— Susan Y. Nichols
Although forensic entomology has a certain fascination for the public, any forensic pathologist will tell you that it is much more entertaining to read about cases than to collect live arthropods from decaying human corpses. This is where Goff's book comes in—[it's a] colourful collection of forensic entomology research and cases (mostly in his own Hawaii), along with personal thoughts about how to deal with violent death and decay.
— Mark Benecke
Goff, a pioneer in the field [of forensic entomology], says he learned to avoid jargon when testifying in court, and in his maximally informative, minimally rebarbative professional memoir, he treats readers as if they were jurors. His tales of analyzing the species found on a corpse...should prove riveting to anyone interested in insects or crimimal procedure.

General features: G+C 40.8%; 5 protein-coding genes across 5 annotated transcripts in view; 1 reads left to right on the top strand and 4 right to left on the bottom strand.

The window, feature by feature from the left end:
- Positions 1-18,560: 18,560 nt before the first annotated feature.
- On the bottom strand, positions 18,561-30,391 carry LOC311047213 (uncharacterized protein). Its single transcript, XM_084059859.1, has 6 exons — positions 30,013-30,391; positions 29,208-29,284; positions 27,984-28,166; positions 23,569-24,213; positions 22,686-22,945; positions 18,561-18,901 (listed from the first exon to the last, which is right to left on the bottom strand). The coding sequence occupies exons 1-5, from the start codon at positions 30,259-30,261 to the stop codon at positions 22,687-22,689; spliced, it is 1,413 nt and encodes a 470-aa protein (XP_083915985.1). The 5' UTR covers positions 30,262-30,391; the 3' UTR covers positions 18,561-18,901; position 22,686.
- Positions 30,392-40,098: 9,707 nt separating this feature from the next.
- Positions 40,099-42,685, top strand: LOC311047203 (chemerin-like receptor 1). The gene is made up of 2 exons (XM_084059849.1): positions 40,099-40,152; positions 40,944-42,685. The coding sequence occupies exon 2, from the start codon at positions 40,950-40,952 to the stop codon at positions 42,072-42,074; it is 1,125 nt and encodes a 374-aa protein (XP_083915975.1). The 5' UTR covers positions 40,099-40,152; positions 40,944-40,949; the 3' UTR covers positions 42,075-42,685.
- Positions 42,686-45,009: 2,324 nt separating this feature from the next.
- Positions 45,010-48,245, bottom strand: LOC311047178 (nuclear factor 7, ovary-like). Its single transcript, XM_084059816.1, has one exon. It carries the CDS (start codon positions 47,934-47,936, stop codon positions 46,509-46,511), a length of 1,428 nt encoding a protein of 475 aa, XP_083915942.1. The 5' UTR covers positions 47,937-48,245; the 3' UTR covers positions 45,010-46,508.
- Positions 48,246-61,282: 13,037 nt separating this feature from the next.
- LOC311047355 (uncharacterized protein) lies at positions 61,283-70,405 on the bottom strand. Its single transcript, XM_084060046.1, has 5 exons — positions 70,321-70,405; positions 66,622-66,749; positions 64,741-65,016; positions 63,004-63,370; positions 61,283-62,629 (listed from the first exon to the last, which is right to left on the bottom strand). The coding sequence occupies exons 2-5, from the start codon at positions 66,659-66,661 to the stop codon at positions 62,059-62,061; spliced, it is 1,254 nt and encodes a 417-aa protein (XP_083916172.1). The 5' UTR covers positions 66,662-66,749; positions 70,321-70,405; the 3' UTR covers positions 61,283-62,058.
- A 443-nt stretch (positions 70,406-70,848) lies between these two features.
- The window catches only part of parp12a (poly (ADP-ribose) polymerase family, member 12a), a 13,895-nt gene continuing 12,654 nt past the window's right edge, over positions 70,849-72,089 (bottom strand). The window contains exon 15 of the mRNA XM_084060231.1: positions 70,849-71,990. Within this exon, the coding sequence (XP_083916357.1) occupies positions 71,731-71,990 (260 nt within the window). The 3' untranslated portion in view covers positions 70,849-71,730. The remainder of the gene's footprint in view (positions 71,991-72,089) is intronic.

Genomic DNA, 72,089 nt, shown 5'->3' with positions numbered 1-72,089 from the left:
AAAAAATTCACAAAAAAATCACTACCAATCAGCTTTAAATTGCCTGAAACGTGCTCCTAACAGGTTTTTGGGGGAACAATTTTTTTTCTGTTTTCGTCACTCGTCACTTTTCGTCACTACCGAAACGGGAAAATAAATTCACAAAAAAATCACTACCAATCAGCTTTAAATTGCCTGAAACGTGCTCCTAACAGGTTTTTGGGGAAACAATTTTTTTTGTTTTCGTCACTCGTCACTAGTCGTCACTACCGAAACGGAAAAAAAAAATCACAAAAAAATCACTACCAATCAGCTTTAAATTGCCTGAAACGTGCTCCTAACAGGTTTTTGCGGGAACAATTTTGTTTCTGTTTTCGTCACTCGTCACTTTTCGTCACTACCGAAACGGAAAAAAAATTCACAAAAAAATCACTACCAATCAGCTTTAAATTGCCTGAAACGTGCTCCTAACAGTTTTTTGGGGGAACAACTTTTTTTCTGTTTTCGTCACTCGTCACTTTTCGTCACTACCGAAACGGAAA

— Ray Olson
[This] book is witty, well-written, scientifically lucid, and packed with case histories, amusing anecdotes, and practical information. Anyone with a genuine interest in the subject—whether professional or general—can hardly fail to be impressed and enlightened.
— John A. Lee
Dr. Goff's incisive, detailed and often humorous description of forensic entomology will be a popular addition to any library
Dr. Goff describes in great detail the use of insects in criminal investigations, liberally illustrating his information with detailed case histories. He clearly illustrates how insects are used in death investigations, to determine time of death, as well as aiding in many other facets of the investigations.